Etiquette is hard (not to mention hard to spell).
For one thing, there are too many rules.
As a fast food aficionado, I am most comfortable eating on the move and steering with my knees, with one hand on a paper cup and the other digging for fries at the bottom of the bag. When I sit at a finely adorned table in a nice restaurant, I feel somewhat displaced.
It is the curse of mankind that everyone knows just enough etiquette to recognize that he has forgotten how to apply it when the time comes. I think it would easier to never learn in the first place; then you never know what you’re doing wrong and would enjoy the meal a lot more.
Forks – work from the outside in. If you still have a couple on the table when the main course arrives, it is considered acceptable practice to toss the extras on the floor.
Drink glasses. The one on the left, or the one on the right? I have gone entire meals without drinking any water at all because no one would make the first move and claim one.
What if the waiter tries to grab your salad plate before you are done? This is not addressed in any etiquette books that I have read (which is none), but I would recommend taking one of the unused forks (see above) and using it to either poke the waiter’s hand or threaten him with it until he backs off.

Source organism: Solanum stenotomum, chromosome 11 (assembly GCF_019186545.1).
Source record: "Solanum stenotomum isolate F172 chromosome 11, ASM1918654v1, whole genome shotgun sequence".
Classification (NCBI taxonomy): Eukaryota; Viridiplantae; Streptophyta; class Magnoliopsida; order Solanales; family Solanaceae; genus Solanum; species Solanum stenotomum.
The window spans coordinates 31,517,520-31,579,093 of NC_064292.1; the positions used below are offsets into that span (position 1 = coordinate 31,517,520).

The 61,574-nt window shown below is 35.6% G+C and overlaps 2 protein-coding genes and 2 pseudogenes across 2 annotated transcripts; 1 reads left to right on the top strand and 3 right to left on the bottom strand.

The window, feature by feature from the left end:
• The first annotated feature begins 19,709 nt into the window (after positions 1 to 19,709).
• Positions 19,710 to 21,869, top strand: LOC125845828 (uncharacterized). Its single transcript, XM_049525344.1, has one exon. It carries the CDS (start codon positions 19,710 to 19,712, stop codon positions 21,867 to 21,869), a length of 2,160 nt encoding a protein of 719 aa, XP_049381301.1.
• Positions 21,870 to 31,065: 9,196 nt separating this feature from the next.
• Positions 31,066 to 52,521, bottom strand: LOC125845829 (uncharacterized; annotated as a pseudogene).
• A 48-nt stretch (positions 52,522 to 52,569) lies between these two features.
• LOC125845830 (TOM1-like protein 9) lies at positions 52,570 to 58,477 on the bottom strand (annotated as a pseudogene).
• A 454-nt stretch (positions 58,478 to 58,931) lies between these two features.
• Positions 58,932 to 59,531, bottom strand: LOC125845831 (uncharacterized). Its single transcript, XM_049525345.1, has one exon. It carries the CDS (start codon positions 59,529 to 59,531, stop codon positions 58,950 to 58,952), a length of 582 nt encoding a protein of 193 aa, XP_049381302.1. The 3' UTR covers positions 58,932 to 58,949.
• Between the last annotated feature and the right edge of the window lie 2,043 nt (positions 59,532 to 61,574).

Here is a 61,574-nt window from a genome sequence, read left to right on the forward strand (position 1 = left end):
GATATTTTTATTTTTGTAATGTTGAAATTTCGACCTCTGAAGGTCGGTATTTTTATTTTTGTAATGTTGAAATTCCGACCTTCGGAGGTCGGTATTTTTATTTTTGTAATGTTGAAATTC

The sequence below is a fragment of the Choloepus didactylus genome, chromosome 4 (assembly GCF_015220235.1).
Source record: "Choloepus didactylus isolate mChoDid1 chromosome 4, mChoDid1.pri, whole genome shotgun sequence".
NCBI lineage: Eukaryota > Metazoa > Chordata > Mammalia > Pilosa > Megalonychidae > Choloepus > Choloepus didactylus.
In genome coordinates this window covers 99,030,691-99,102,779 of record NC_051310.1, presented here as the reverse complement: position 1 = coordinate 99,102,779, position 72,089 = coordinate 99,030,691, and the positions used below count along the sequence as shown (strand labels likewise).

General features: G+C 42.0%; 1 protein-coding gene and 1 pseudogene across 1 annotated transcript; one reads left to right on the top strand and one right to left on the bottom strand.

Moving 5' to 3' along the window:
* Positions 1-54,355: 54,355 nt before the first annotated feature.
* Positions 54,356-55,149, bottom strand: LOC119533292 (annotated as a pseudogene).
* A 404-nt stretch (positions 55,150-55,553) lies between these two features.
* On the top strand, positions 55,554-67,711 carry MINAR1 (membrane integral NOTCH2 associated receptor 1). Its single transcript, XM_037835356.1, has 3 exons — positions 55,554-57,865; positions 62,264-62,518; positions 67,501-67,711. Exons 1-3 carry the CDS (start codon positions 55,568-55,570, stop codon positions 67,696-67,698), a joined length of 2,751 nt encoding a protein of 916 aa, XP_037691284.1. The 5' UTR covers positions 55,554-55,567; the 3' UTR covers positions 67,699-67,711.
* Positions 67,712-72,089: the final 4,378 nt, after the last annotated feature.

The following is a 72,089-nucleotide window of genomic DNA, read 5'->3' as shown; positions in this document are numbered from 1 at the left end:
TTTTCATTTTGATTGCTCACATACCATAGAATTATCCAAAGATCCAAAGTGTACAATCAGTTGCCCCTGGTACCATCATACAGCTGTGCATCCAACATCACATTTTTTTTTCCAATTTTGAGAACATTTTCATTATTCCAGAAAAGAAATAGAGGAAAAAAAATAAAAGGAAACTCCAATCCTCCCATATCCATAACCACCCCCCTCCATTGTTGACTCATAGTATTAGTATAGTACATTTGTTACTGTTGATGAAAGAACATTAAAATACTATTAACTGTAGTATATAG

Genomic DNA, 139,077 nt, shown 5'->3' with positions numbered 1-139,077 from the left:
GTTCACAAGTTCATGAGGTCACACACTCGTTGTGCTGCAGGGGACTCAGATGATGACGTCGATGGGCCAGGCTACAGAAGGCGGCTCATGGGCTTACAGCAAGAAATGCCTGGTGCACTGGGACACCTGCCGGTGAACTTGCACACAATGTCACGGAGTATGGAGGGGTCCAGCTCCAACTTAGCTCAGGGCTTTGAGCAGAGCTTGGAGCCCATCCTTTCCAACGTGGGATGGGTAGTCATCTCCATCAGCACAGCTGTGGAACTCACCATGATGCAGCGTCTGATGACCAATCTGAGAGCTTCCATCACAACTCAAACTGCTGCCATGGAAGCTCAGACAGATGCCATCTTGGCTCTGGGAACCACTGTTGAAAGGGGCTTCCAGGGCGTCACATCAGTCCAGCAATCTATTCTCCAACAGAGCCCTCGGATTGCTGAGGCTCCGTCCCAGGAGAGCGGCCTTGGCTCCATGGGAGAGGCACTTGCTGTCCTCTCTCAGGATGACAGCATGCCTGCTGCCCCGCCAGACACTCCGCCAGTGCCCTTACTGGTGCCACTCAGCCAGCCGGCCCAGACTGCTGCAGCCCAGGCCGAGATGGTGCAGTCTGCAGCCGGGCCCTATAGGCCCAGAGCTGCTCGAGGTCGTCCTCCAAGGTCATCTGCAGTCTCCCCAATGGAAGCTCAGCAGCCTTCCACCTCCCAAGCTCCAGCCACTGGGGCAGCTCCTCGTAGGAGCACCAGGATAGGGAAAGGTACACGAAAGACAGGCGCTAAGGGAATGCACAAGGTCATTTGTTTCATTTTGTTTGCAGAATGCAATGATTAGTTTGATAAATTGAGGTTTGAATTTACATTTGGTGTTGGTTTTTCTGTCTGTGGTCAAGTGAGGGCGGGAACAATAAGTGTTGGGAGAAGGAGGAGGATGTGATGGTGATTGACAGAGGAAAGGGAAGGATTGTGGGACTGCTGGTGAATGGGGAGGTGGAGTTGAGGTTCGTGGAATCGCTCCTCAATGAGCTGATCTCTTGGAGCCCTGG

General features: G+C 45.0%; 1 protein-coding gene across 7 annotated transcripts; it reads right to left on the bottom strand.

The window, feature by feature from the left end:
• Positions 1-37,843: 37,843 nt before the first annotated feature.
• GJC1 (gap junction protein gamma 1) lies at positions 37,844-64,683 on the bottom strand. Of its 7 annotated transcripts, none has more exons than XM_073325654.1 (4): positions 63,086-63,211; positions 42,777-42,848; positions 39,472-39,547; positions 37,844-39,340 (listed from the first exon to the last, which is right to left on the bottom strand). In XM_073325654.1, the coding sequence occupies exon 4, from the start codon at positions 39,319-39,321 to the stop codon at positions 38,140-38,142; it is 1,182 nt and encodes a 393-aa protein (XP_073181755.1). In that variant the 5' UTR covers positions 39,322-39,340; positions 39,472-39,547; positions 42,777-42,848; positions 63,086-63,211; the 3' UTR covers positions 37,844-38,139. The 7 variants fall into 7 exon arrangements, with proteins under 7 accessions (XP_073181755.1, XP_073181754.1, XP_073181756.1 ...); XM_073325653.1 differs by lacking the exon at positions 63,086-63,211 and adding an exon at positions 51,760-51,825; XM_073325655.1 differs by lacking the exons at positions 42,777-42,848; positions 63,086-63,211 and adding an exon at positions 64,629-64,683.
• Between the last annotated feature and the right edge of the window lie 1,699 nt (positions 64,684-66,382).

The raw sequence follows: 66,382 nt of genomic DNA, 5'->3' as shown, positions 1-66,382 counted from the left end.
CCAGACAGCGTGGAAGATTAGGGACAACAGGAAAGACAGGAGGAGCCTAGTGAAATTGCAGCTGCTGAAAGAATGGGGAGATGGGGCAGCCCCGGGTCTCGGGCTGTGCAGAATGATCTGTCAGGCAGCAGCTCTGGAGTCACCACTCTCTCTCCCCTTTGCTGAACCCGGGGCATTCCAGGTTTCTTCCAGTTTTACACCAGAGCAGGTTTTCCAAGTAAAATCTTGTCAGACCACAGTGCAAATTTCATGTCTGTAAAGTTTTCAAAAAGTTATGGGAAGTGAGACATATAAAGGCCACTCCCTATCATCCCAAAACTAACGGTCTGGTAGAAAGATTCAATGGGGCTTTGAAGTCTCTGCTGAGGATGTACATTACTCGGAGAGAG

Bread. I love bread. My philosophy at a fine restaurant is to eat as much as possible as quickly as possible in case some of the others at the table want some. With bread it is, “You snooze, you lose.”
The reason these and other rules have become an issue is because in a couple of weeks we will be hosting a training seminar on formal dining for the eleven veterans in the Wyakin Warrior program, and I will be expected to know what I am doing. They will be watching me, using me as an example of fine dining etiquette. That may not be the best way to teach table manners, but I figure they’ll be fine if they follow my lead.
As long as they stay away from the bread basket.